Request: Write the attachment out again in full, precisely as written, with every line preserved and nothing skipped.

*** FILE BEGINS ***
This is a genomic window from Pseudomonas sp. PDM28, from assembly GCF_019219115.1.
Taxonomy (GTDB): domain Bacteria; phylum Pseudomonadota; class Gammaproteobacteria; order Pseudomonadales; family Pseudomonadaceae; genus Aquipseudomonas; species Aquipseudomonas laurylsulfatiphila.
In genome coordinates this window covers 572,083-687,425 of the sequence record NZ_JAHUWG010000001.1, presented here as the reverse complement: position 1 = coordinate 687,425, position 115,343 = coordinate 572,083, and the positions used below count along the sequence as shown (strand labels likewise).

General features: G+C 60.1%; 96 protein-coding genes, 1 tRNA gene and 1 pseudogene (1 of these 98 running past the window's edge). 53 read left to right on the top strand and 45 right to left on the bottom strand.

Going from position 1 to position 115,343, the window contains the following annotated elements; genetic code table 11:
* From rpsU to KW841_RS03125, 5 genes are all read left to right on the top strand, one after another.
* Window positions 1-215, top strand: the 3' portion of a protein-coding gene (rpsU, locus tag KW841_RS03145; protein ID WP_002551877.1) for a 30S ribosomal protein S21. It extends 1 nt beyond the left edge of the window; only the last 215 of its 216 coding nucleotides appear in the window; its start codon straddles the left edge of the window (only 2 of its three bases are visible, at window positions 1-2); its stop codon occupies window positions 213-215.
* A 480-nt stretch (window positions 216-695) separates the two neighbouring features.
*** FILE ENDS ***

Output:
This is a genomic window from Pseudomonas sp. PDM28, from assembly GCF_019219115.1.
Taxonomy (GTDB): domain Bacteria; phylum Pseudomonadota; class Gammaproteobacteria; order Pseudomonadales; family Pseudomonadaceae; genus Aquipseudomonas; species Aquipseudomonas laurylsulfatiphila.
In genome coordinates this window covers 572,083-687,425 of the sequence record NZ_JAHUWG010000001.1, presented here as the reverse complement: position 1 = coordinate 687,425, position 115,343 = coordinate 572,083, and the positions used below count along the sequence as shown (strand labels likewise).

General features: G+C 60.1%; 96 protein-coding genes, 1 tRNA gene and 1 pseudogene (1 of these 98 running past the window's edge). 53 read left to right on the top strand and 45 right to left on the bottom strand.

Going from position 1 to position 115,343, the window contains the following annotated elements; genetic code table 11:
* From rpsU to KW841_RS03125, 5 genes are all read left to right on the top strand, one after another.
* Window positions 1-215, top strand: the 3' portion of a protein-coding gene (rpsU, locus tag KW841_RS03145; protein ID WP_002551877.1) for a 30S ribosomal protein S21. It extends 1 nt beyond the left edge of the window; only the last 215 of its 216 coding nucleotides appear in the window; its start codon straddles the left edge of the window (only 2 of its three bases are visible, at window positions 1-2); its stop codon occupies window positions 213-215.
* A 480-nt stretch (window positions 216-695) separates the two neighbouring features.